Behold the power — and the limitation — of the gubernatorial veto. Minnesotans — including many of those who occupy seats at the State Capitol — are being schooled anew these days about a governor's constitutionally endowed ability to stop legislation in its tracks.
DFL Gov. Mark Dayton put on a veto clinic last week. Five Republican-designed budget bills and two anti-abortion measures were toppled — or, more accurately, had been returned to the Legislature to be either buried, revised or revived via an override vote. A "go ahead, make my day" veto threat hangs over five other budget bills that got stalled last week in a shorthanded state Senate.
This veto frenzy was no surprise. It came after negotiations over the 2018-19 state budget came to an abrupt halt Tuesday. Republicans complained that the governor was not moving far enough, fast enough, toward their position. How sending him bills he was certain to veto was supposed to prod him in their direction is not clear.
Dayton's vigorous vetoes show that he has come to understand that governing isn't hockey. So said 10-term DFL state Sen. John Marty, a former gubernatorial candidate whose interest in that office extends to its prerogatives — and whose hockey analogy befits a governor who once played goalie for Yale University.
Marty explained that when Dayton was new to his office, he sometimes spoke about Republican bills as if they were incoming pucks. Some things he didn't like were bound to get past him, he would say.
Not much got past Dayton last week.
"The Constitution gives governors something that no goalie has," Marty said approvingly. "A veto is a brick wall they can't get around, unless they have the votes to override him."
This year's GOP majorities do not. An override vote requires a two-thirds majority. House Republicans are 13 votes short of that bar; the Senate majority would need 11 votes from DFLers to override a veto. That's a deficit much too large to overcome in the current era of partisan tribalism — especially since it would mean opposing a governor with a handsome 62 percent approval rating in the latest Star Tribune Minnesota Poll.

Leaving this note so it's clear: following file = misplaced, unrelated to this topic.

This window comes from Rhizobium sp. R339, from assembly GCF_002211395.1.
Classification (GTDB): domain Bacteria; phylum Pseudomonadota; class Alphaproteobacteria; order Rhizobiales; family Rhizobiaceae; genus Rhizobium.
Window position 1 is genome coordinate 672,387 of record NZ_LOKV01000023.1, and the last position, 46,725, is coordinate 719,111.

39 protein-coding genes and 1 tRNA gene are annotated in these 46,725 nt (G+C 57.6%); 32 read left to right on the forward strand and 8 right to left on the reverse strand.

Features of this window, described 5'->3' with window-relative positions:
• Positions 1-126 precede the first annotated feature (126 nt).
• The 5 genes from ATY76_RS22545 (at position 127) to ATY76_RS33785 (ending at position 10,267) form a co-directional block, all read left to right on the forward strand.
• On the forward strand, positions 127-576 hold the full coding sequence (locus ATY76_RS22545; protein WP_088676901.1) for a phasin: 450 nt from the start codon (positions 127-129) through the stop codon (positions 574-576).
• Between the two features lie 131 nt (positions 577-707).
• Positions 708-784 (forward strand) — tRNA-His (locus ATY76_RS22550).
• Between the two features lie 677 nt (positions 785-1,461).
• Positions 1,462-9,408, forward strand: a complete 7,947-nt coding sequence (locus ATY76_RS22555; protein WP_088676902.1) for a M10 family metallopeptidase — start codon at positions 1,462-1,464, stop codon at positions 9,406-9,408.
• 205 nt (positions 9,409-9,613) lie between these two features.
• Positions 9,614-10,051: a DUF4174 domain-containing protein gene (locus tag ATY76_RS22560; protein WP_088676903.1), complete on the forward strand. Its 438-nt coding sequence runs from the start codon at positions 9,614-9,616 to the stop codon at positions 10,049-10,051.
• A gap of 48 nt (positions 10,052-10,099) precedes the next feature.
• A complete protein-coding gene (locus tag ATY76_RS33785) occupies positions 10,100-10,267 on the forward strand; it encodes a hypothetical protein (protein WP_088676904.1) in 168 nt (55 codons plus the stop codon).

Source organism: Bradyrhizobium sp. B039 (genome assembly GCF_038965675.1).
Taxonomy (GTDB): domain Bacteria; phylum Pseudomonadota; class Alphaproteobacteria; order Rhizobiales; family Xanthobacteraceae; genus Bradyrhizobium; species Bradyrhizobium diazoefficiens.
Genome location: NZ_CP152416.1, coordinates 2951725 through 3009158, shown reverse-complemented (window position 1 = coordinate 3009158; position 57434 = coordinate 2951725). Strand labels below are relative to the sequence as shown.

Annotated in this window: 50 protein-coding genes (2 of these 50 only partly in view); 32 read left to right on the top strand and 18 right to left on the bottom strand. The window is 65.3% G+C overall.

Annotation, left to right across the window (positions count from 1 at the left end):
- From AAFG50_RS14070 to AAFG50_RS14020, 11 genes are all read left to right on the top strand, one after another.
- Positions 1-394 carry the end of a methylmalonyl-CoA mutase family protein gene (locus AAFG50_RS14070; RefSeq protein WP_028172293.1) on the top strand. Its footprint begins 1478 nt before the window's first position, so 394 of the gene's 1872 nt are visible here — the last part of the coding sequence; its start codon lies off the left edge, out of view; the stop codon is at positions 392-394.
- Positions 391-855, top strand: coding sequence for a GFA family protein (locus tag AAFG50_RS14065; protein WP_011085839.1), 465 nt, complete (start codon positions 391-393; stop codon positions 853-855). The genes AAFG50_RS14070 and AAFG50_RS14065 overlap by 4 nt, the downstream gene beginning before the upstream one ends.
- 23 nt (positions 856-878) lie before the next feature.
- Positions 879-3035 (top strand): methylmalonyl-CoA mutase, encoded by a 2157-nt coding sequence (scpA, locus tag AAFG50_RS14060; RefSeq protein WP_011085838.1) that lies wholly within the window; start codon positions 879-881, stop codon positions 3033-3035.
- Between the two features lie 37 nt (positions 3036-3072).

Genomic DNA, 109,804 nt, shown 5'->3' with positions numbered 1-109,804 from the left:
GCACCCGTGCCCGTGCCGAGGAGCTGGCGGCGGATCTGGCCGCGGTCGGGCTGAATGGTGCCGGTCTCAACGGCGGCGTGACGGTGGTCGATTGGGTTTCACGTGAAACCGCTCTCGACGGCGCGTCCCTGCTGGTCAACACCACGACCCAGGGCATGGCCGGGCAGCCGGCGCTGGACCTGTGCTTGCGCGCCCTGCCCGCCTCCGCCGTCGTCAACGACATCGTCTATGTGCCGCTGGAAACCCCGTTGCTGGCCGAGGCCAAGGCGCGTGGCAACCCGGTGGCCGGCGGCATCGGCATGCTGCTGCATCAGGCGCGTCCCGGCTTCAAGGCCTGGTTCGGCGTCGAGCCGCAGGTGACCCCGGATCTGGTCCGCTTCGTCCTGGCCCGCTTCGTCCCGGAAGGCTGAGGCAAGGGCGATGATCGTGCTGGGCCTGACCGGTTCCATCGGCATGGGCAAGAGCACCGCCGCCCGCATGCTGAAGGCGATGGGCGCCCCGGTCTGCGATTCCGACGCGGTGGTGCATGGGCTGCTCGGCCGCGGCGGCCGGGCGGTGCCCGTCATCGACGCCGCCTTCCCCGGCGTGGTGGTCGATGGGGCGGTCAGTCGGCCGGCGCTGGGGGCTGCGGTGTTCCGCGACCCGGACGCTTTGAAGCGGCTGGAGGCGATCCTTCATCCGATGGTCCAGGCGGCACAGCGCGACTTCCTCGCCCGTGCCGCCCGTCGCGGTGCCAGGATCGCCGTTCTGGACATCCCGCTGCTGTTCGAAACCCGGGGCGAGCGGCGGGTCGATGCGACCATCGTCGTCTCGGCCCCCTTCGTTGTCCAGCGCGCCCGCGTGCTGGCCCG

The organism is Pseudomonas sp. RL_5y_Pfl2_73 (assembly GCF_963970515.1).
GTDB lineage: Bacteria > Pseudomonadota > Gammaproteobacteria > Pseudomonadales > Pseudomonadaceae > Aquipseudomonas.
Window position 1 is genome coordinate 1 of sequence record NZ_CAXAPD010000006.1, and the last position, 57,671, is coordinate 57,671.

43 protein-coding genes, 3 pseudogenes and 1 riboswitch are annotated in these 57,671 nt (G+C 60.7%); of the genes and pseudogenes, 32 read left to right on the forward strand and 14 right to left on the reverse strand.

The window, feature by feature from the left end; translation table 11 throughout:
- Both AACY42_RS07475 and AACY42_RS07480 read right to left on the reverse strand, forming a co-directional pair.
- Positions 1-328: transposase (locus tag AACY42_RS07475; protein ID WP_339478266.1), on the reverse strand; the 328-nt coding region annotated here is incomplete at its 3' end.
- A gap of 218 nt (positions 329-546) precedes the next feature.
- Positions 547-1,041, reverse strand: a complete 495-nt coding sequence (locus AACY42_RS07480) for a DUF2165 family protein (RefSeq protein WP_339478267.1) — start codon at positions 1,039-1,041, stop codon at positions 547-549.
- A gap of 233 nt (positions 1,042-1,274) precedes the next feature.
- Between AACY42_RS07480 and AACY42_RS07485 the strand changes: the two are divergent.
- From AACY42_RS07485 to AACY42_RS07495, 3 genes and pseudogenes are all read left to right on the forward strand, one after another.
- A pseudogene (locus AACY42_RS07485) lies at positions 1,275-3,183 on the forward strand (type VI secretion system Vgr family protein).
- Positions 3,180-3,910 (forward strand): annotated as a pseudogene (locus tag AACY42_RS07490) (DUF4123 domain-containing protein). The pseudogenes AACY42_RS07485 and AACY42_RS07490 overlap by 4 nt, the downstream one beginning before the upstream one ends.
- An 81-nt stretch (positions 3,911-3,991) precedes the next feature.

"A governor gets to take things off the table and keep them off," Marty said. "If he says something isn't in the best interest of Minnesota, he doesn't have to negotiate. He can just say no as many times as necessary to make that stick."
True enough: A veto is a very effective way of saying "no." But operating a government — the point of the entire exercise — requires getting to "yes." "No" won't finish the job.
The most debated question among us professional second-guessers last week was whether or not all those vetoes helped the cause of passing a new state budget before July 1, when state offices will go dark without one.
Marty argued in the affirmative. "It will help the Legislature finish on time if they know that there are some things the governor will not negotiate," he said.
The two abortion bills vetoed last week traveled to the governor separately, rather than in budget bills, because Dayton's veto threat was unmistakably clear, Marty maintained. He hopes the same clarity will be perceived in Dayton's declaration in a veto letter Friday that he "strongly opposes" the teardown of a 40-year-old public campaign subsidy system. Marty says if legislators see that they have only two choices — either remove that provision from the bill or watch the agencies it finances fall idle after July 1 — they'll leave the public subsidy system alone.
A Capitol veteran who wrote the book — er, paper — on gubernatorial veto power wasn't as sanguine about the virtue of multiple vetoes. Peter Wattson, a state Senate attorney from 1971 to 2010, didn't see much to cheer in the decision to collect an armload of veto messages.
"This is not game-playing. We have a government that needs to run," Wattson said. "The two sides at the Capitol have legitimate disagreements. The way to resolve them is to talk, probe, explain objections, discern what's important, find what it is that the other side wants. You don't do that by lobbing bombs back and forth."
Allowing a governor to make good on veto threats might have some value, Wattson allowed. It could disabuse legislators and their allies of the wishful thinking that the governor was bluffing when he said "no."
But it's not evident that fanciful notions of that sort have been an impediment to budget-setting this year. Rather, Republican leaders last week seemed intent on showing Minnesotans that the House and Senate had sent a full set of budget bills to the governor, so that they could claim that "We got our work done on time!" and to blame Dayton for any impasse that stays unresolved past May 22, the Constitution's regular session deadline.
I suspect that Minnesotans know better. They learned during the shutdowns of 2005 and 2011 that legislators aren't "done" until the bills that keep state government financially afloat are signed into law by a duly elected governor — in Dayton's case, duly elected twice.
If preparation for that kind of blame-laying was its aim, then last week's veto marathon was a poor substitute for real negotiations of the kind Wattson described. It only served to pound stakes deeper into partisan grounds, at a time when legislators and the governor ought to be urgently seeking common ground.
Lori Sturdevant, an editorial writer and columnist, is at email@example.com.